Carter Boulevard could use new name
The Gwinnett Daily Post recently described the efforts of more than 100 business leaders and others to revitalize Jimmy Carter Boulevard ("CID meets to discuss future of Jimmy Carter Boulevard," June 15) because it suffers from empty storefronts, high crime and other forms of urban blight. You might say that the deep malaise associated with President Carter now affects his namesake.
Of course, in true Jimmy Carter fashion, this group also wants to use taxpayer money to redevelop an area that effectively destroyed itself. Perhaps changing the name from Jimmy Carter to something more uplifting and exciting would help.
- Ernest Wade
Kudos to smoking ban
I am grateful for the law in Gwinnett that says there can be no more smoking in any restaurants. I always hated it when I was trying to eat dinner and started coughing from all the secondhand smoke I inhaled. But now I don't have to worry about that thanks to the law.
- Mason Christensen
Word war out of hand
Several weeks after Newsweek's mea culpa over the Quran abuse story, we still aren't able to accept the story and allegations as being false and move on.
The liberal reasoning now seems to be, "Well, that particular story may be false, but you know we probably have done other stuff."
In discussing the since retracted story of the Quran being flushed down a toilet by a soldier, George Morin wrote in a letter to the editor ("Liberals also patriots," June 17), "The fact is the administration has since admitted this sort of violation has occurred."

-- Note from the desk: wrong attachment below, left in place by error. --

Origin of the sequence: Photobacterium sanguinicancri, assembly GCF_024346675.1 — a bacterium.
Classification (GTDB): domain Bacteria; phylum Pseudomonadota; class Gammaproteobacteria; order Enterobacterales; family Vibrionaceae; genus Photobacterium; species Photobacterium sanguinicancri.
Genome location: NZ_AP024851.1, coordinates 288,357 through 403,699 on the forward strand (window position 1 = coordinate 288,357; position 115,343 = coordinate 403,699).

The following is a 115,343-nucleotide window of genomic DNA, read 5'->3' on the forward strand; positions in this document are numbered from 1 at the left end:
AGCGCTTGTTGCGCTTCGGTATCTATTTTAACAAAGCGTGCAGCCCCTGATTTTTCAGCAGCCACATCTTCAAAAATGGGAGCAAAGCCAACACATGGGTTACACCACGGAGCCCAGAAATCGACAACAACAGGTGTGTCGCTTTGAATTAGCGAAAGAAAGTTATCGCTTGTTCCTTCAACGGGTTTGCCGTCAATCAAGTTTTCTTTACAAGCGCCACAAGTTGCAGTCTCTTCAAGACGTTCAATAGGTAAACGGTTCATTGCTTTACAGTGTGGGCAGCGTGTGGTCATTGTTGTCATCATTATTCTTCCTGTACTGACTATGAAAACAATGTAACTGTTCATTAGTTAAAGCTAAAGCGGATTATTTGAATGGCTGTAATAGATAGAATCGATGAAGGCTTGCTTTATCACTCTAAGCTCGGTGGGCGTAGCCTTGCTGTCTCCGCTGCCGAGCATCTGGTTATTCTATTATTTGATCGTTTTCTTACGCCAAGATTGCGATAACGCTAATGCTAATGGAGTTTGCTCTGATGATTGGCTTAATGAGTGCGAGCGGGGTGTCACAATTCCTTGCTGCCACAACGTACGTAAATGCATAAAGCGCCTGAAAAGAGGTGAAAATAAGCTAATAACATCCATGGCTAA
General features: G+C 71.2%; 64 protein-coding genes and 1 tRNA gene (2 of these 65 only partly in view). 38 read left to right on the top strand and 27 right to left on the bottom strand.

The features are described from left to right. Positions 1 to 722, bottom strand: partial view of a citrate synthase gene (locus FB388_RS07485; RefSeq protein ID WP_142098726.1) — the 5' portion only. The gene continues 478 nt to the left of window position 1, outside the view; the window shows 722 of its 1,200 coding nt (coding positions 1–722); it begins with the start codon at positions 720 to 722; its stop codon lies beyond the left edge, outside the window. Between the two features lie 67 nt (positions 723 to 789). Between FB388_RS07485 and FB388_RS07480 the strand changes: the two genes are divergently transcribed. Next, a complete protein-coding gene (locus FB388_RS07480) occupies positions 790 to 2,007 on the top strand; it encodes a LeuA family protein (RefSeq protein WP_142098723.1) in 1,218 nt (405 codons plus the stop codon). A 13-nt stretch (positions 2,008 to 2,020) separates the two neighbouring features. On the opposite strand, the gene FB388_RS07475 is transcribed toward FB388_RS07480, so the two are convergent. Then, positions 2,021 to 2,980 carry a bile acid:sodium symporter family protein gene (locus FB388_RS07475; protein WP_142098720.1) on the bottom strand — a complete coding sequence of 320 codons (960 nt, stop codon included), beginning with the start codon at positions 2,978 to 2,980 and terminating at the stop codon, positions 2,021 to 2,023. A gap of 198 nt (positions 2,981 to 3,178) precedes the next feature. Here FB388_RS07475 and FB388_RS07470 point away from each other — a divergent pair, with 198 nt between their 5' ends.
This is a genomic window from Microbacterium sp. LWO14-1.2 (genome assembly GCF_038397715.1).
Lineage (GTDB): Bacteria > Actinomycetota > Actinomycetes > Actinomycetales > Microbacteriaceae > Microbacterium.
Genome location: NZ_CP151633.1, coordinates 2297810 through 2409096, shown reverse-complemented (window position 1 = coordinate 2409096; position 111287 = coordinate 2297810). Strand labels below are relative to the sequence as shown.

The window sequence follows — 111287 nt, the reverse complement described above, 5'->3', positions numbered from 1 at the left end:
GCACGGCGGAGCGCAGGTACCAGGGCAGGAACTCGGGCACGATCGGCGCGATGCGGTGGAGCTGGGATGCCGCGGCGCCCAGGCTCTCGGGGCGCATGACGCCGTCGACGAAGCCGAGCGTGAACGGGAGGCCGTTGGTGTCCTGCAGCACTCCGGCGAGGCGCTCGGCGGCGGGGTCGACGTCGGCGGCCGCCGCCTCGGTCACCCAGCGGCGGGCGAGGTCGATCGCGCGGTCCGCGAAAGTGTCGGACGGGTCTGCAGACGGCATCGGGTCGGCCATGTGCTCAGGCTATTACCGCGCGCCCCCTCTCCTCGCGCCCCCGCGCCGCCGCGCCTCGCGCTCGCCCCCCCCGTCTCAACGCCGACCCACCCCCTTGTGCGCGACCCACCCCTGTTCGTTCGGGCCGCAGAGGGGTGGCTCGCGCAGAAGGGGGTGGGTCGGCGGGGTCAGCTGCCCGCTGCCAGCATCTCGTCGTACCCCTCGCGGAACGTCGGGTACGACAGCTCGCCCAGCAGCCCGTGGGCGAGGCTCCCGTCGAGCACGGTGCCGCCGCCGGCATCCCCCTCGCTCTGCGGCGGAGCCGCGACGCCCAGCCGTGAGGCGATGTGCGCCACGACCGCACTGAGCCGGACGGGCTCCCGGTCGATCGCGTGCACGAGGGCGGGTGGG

I read three newspapers a day, and watch several hours of news daily, including CNN, Fox and MSNBC, and I've not read or heard of the administration making the admission that he claims they have.
What liberals seem to want is to throw as many verbal hand grenades as they want and then not be challenged. Howard Dean, Hillary Clinton, Dick Durbin, Harry Reid and others can make any outrageous accusation they want, and when challenged their defense seems to be either blame it on Fox News for exposing them, or the now way over-used exclamation, "How dare you question my patriotism?"
Look how far we've come. Sen. Trent Lott says some nice things about a fellow senator on his 100th birthday, and he's forced to resign his leadership position. Now honestly compare that to the incendiary comments that have now become routine with the Democrats in leadership positions and ask yourself if the war of words hasn't gotten out of hand.
- Johney R. Friar